Journal

Otherwise known as
Michael’s soapbox

2017-11-14T08:50:39+00:00 November 14, 2017|Employment Standards, Human Rights|

Employment Standards Officers and the Human Rights Code

Employees will sometimes seek remedies in multiple forums – for example under the Employment Standards Act, 2000 before a employment standards officer (“ESO”) or at the Ontario Labour Relations Board (“OLRB”) and before the Human Rights Tribunal of Ontario (“HRTO”) under the Human Rights Code (“Code”).

Policy favours finality and employers faced with a situation where an employee pursues claims in several forum might argue that this is prohibited as, among other things, it raises the possibility of inconsistent results, forum shopping and wasted costs and resources. 

Section 45.1 of the Code provides:

The Tribunal may dismiss an application, in whole or in part, in accordance with its rules if the Tribunal is of the opinion that another proceeding has appropriately dealt with the substance of the application. [Emphasis added]

The two (2) elements under section 45.1 are:

  1. There must be “another proceeding”; and
  2. That proceeding must have “appropriately dealt with the substance of the application”

The issue was most recently considered in Way v. BridgeCo Foods Inc., 2017 HRTO 1465 (CanLII).

Is the ESO a Proceeding?

The Tribunal has repeatedly held that a complaint determined by an ESO constitutes a proceeding within the meaning of s. 45.1.  For example, Little v. TeleTech Canada, 2009 HRTO 1763 (CanLII); and Poirier v. MacLean Engineering & Marketing, 2010 HRTO 1672 (CanLII), Kerr v. Global TeleSales of Canada Inc., 2012 HRTO 1896 (CanLII) among many others). As such, this part of the test is generally not in dispute.

Has the other Proceeding “Appropriately Dealt with the Substance of the Application”

In answering the second questions, the HRTO will consider the following:

  1. whether the other proceeding had concurrent jurisdiction to determine human rights issues;
  2. whether the previously decided issues were the same as the issues complained of to this Tribunal;
  3. whether there was an opportunity for the applicant or his or her privies to know the case to be met and have the chance to meet it; and
  4. whether it would be unfair to use the results of the previous preceding to preclude the applicant from proceeding with this Application.

(see: British Columbia (Workers’ Compensation Board) v. Figliola, 2011 SCC 51 (CanLII), and Penner v. Niagara (Regional Police Services Board), 2013 SCC 19 (CanLII)).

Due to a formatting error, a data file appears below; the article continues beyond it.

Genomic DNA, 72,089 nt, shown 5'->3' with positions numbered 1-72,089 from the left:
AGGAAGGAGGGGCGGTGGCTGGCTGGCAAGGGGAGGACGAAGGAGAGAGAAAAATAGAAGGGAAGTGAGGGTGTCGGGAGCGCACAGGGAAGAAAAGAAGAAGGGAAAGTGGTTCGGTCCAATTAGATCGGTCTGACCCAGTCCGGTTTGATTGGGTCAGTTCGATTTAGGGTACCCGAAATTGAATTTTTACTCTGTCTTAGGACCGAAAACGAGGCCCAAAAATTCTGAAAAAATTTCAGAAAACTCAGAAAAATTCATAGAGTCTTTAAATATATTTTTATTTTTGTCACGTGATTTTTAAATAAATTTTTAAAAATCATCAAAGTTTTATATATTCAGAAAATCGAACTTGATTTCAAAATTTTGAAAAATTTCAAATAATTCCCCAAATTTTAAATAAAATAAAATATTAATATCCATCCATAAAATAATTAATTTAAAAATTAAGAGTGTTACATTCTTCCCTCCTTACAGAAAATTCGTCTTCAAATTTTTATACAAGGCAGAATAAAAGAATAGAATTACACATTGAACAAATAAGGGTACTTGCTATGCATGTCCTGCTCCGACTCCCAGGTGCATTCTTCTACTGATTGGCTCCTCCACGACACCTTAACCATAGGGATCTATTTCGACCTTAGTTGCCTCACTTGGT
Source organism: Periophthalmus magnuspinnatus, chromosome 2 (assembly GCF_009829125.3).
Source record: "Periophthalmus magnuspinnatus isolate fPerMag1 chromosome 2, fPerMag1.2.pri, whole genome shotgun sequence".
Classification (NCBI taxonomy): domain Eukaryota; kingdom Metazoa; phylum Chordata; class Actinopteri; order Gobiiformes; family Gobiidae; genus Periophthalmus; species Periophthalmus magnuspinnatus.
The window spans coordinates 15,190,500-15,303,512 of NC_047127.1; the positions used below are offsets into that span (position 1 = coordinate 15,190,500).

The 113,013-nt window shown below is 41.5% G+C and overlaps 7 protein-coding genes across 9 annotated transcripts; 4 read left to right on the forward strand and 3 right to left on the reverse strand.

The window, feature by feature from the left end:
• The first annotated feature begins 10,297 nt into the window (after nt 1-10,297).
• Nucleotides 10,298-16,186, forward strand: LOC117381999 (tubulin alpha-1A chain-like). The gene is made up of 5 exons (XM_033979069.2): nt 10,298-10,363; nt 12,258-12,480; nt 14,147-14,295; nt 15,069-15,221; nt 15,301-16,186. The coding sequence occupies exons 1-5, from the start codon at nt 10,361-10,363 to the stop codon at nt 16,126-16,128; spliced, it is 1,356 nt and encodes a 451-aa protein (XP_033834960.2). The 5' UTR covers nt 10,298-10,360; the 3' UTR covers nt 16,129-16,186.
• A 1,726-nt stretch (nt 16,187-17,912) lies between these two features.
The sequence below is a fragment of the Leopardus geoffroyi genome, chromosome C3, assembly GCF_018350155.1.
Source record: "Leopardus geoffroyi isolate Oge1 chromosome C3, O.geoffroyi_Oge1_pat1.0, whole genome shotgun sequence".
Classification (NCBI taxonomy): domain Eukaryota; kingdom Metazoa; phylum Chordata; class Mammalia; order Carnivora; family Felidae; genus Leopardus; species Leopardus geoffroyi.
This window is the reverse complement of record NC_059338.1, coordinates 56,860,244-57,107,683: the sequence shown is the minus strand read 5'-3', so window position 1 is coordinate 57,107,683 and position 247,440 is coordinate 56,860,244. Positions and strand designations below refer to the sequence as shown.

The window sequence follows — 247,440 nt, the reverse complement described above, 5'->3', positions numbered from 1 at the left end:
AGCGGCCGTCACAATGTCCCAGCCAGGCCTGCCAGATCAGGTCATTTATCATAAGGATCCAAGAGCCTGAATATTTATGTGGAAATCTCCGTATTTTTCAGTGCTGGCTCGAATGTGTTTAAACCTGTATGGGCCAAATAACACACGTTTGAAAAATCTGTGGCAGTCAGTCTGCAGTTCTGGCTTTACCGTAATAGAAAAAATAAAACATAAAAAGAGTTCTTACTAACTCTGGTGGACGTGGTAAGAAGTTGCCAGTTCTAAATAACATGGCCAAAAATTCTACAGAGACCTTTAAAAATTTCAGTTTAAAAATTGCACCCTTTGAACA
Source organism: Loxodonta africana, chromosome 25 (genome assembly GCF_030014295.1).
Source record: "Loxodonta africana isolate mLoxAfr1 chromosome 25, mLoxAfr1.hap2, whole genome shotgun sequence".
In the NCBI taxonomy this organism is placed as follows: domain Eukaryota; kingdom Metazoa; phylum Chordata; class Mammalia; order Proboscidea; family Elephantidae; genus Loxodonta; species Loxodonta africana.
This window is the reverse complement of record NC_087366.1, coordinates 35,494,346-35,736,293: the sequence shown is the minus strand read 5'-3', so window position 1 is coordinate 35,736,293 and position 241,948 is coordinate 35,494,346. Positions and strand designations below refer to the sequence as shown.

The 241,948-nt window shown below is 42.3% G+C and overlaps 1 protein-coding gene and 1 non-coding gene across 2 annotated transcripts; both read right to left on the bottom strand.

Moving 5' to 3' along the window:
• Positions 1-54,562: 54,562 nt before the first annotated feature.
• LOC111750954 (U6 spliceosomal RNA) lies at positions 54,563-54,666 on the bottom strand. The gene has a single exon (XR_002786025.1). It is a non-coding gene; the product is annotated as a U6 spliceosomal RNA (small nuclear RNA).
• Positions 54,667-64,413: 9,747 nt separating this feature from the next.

In Post v. Stevens Resources Group, 2014 HRTO 1470 (CanLII) (“Post”), the HRTO reviewed these Figliola and Penner decisions and held that, there are three primary questions to consider once concurrent jurisdiction is found to exist in order to decide whether the other proceeding has appropriately dealt with the substance of the Application. These are:

  1. whether there was an opportunity for the complainants or their privies to know the case to be met and have the chance to meet it;
  2. whether the previously decided legal issue was essentially the same as what is being complained of to the Tribunal; and
  3. whether it would be unfair to apply the doctrine of issue estoppel in the particular circumstances of the case?

See, more recently, Bian v. University of Western Ontario, 2017 HRTO 620 (CanLII).

The Application was not dismissed in the Way case, mentioned above, and the HRTO commented:

While the ESO had the authority to address the human rights issues raised in the Application, the issues he considered were significantly narrower than those in the current proceeding.

The ESO only addressed the question of whether the applicant’s conduct was “wilful” within the meaning of the ESA and thereby disentitled the applicant to termination and severance pay. The ESO did not address the issues raised here of whether the respondent, BridgeCo Foods Inc., failed to accommodate the applicant’s disability and/or terminated the applicant on discriminatory grounds.

I have seen a number of ESO cases that specifically carve out the issue of discrimination by stating something like:

The complainant raised his belief that he had been discriminated against in his employment contrary to the Human Rights Code.  I informed him that I only had jurisdiction to consider those matters and issues arising under and out of the Employment Standards Act, 2000 and suggested that, if he wished to pursue his complaint under the Code, that he contact the Human Rights Tribunal of Ontario or the Human Rights Legal Support Centre.

Although a number of HRTO cases have held that it is “well established” that Ministry of Labour “has jurisdiction to apply the Code in its adjudication processes”, the ESO often will specifically carve that out.

The Application was allowed to proceed under the Code in Way since the other proceeding had not appropriately dealt with the substance of the Application.  On the other hand, the HRTO dismissed the Application in Bian because the ESO had appropriately dealt with the substance of the Application.

It is important for employers to be mindful of the issue when they receive an Application and the employee has complained under another statute and a decision has been issued.